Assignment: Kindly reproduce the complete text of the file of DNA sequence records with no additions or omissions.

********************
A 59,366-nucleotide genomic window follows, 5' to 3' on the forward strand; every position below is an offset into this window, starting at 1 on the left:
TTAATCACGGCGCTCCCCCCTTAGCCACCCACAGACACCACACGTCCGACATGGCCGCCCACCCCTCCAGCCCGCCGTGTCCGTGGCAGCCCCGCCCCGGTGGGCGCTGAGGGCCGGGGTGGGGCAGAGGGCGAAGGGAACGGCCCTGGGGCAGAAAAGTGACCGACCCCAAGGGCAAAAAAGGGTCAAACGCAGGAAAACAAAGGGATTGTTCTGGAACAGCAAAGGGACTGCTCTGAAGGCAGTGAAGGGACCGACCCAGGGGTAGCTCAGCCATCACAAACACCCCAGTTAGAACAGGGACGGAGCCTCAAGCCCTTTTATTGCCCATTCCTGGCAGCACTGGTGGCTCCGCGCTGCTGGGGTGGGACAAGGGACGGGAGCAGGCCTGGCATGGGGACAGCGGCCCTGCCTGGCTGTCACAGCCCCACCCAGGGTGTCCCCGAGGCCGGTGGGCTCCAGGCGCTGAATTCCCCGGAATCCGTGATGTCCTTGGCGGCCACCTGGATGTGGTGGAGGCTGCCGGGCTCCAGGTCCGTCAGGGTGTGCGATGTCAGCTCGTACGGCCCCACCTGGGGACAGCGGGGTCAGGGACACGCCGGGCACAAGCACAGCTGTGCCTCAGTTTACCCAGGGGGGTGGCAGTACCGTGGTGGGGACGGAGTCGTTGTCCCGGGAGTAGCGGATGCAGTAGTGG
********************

A 59,366-nucleotide genomic window follows, 5' to 3' on the forward strand; every position below is an offset into this window, starting at 1 on the left:
TTAATCACGGCGCTCCCCCCTTAGCCACCCACAGACACCACACGTCCGACATGGCCGCCCACCCCTCCAGCCCGCCGTGTCCGTGGCAGCCCCGCCCCGGTGGGCGCTGAGGGCCGGGGTGGGGCAGAGGGCGAAGGGAACGGCCCTGGGGCAGAAAAGTGACCGACCCCAAGGGCAAAAAAGGGTCAAACGCAGGAAAACAAAGGGATTGTTCTGGAACAGCAAAGGGACTGCTCTGAAGGCAGTGAAGGGACCGACCCAGGGGTAGCTCAGCCATCACAAACACCCCAGTTAGAACAGGGACGGAGCCTCAAGCCCTTTTATTGCCCATTCCTGGCAGCACTGGTGGCTCCGCGCTGCTGGGGTGGGACAAGGGACGGGAGCAGGCCTGGCATGGGGACAGCGGCCCTGCCTGGCTGTCACAGCCCCACCCAGGGTGTCCCCGAGGCCGGTGGGCTCCAGGCGCTGAATTCCCCGGAATCCGTGATGTCCTTGGCGGCCACCTGGATGTGGTGGAGGCTGCCGGGCTCCAGGTCCGTCAGGGTGTGCGATGTCAGCTCGTACGGCCCCACCTGGGGACAGCGGGGTCAGGGACACGCCGGGCACAAGCACAGCTGTGCCTCAGTTTACCCAGGGGGGTGGCAGTACCGTGGTGGGGACGGAGTCGTTGTCCCGGGAGTAGCGGATGCAGTAGTGG